Nigerian Wema Bank Lost $595,000 To Fraud And Forgery In 2023

Nigerian Wema Bank Lost $595,000 To Fraud And Forgery In 2023
Wema Bank [PHOTO CREDIT: Techeconomy]

Wema Bank Limited is a Nigerian retail bank rated as tier-2 and ranked the second largest retail bank in the country with total customer deposits of ₦1.8 trillion ($1.6 billion). In 2023, the company disclosed a digital income of ₦ 745 million (including electronic products worth ₦ 7.3 billion in earnings) as per their report. And on top of that ALAT of Wema has added over 2.1mn users in 2023.

The bank, in turn, is trying to the case in Q1 2024. In this regard, the bank ensures that the 2024 fiscal year will not be threatened by the crisis that was in the year 2023.

The report of Wema Bank’s 2023 fraud cases comes two weeks after Access Bank, a commercial bank of the same country, has its fraud and forgery accounts stand at N6.15 billion which is higher than the amount reported for the previous year being ₦1.44 billion.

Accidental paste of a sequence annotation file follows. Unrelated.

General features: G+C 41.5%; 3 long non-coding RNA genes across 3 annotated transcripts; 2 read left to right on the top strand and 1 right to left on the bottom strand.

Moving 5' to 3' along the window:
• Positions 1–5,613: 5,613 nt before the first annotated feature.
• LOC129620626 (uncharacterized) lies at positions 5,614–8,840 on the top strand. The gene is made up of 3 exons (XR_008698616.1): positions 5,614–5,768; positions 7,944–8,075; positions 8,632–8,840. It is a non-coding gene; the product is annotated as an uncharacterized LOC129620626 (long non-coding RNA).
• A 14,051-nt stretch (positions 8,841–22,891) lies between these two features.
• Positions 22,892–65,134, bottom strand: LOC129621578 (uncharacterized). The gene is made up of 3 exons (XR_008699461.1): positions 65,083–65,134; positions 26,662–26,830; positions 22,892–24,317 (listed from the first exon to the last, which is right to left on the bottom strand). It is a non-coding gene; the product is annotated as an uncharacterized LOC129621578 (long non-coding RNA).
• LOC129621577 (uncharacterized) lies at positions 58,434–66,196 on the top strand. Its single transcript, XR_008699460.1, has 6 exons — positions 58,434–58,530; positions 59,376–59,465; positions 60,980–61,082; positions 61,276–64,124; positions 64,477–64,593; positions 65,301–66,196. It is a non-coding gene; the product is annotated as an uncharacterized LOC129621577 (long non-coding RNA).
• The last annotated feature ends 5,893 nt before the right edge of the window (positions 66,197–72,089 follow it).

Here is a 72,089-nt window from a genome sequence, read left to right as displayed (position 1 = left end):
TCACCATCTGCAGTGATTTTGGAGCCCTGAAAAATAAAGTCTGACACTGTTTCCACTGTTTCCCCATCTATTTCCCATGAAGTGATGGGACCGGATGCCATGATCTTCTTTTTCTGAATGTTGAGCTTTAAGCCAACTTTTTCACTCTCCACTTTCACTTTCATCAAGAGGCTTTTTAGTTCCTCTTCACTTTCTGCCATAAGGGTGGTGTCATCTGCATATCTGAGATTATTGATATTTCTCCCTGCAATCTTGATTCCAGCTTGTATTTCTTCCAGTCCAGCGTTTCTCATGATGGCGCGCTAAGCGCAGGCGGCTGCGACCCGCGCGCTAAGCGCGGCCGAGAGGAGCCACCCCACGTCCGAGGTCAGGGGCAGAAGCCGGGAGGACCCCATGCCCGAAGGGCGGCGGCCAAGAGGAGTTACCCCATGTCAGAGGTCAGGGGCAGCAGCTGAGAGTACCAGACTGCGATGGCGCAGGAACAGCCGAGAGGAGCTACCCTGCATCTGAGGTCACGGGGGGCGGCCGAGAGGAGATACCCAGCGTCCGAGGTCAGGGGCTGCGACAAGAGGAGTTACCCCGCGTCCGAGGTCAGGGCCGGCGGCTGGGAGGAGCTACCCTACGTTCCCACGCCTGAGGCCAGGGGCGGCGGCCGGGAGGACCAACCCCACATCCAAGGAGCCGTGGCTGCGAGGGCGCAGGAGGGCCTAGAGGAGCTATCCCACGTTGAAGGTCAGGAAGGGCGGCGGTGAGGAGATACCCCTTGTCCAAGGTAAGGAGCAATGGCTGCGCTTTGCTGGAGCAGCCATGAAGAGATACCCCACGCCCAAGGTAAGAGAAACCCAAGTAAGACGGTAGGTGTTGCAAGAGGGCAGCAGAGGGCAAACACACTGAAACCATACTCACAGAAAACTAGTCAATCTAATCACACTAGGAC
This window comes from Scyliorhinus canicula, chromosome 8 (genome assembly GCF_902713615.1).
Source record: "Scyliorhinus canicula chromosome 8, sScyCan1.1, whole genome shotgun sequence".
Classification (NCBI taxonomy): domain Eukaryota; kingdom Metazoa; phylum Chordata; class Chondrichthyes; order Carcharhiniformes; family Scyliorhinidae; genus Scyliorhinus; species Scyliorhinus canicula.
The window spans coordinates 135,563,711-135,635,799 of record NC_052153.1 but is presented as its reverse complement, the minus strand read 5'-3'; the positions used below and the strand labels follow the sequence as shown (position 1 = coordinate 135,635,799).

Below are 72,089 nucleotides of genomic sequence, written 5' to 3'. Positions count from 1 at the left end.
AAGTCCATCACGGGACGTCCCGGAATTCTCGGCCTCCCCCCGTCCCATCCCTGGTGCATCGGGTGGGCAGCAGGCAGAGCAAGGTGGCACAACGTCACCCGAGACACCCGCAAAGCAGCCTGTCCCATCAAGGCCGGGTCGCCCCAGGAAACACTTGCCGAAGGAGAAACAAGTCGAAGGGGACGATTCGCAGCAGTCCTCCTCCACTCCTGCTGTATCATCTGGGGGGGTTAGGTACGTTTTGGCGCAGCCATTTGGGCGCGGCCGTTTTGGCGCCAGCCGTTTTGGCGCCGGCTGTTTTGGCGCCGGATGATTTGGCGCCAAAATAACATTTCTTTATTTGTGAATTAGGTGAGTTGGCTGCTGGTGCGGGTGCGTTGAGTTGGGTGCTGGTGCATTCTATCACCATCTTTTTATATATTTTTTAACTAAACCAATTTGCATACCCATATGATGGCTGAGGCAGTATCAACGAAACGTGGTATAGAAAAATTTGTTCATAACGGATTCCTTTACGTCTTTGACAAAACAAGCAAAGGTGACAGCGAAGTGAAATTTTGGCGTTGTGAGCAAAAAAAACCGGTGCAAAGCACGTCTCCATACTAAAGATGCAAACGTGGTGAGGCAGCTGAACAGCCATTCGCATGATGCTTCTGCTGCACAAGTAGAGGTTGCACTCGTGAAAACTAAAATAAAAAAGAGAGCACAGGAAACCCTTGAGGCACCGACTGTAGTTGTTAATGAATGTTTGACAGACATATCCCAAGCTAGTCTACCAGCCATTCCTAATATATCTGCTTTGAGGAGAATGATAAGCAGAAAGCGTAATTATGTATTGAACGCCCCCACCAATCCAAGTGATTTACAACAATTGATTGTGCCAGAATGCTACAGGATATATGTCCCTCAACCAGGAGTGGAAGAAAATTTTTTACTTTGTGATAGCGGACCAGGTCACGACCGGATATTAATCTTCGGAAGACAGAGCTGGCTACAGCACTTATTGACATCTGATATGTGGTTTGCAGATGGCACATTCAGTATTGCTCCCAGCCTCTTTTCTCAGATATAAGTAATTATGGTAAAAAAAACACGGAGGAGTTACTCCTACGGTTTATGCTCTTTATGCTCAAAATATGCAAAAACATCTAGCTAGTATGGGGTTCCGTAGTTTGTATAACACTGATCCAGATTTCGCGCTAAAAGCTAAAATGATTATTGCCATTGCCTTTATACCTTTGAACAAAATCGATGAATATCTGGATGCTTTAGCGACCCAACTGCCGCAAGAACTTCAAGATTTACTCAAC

Access Bank noted the following: In authoritative accounts, fraudulent wire, cash, and electronic withdrawals account for more than 80% of the loss; 29% of which has come from the theft of money through electronic fraud devices, cash theft, and USSD.

The banking sector in Nigeria sheds ₦5.79 billion to frauds and forgeries in Q2 2023 alone, which is a major rise when compared to the sum of ₦472.28 million in Q1 2023, according to a report.

Added to this was the report of a 71% rise in the bank’s gross earnings which stood at ₦226 billion in contrast to ₦133 billion posted in 2022. It saw growth in four other revenue streams: interest margin rate, funds management charges, and the FX. It also diversified its loan offerings with this move, and the result was a remarkable increase in the average rate of returns to the customers who received loans from them.

Within the banking family in Nigeria, card fraud is becoming another major drawback. Meanwhile, in Q2 2023, the Financial Institutions Training Centre (FITC) registered 1,994 cases of PaPo fraud, amounting to a total loss of ₦428 million ($474,770).

This notwithstanding the NeFF and AMMBAN joined hands to create a feature that identifies and stops unauthorized transactions that involve fraud at PoS terminals in Nigeria.

In other news, commercial banks across Africa have reported losses due to digital fraud. Tanzania’s central bank reported in March 2024 that digital fraud in Tanzania’s commercial banks increased by 84% in the fourth quarter of 2023 compared to the previous year. In Kenya, Absa Bank Kenya reported in December 2023 that it had lost KSh 107.7 million ($716,566) to fraud in 2022.

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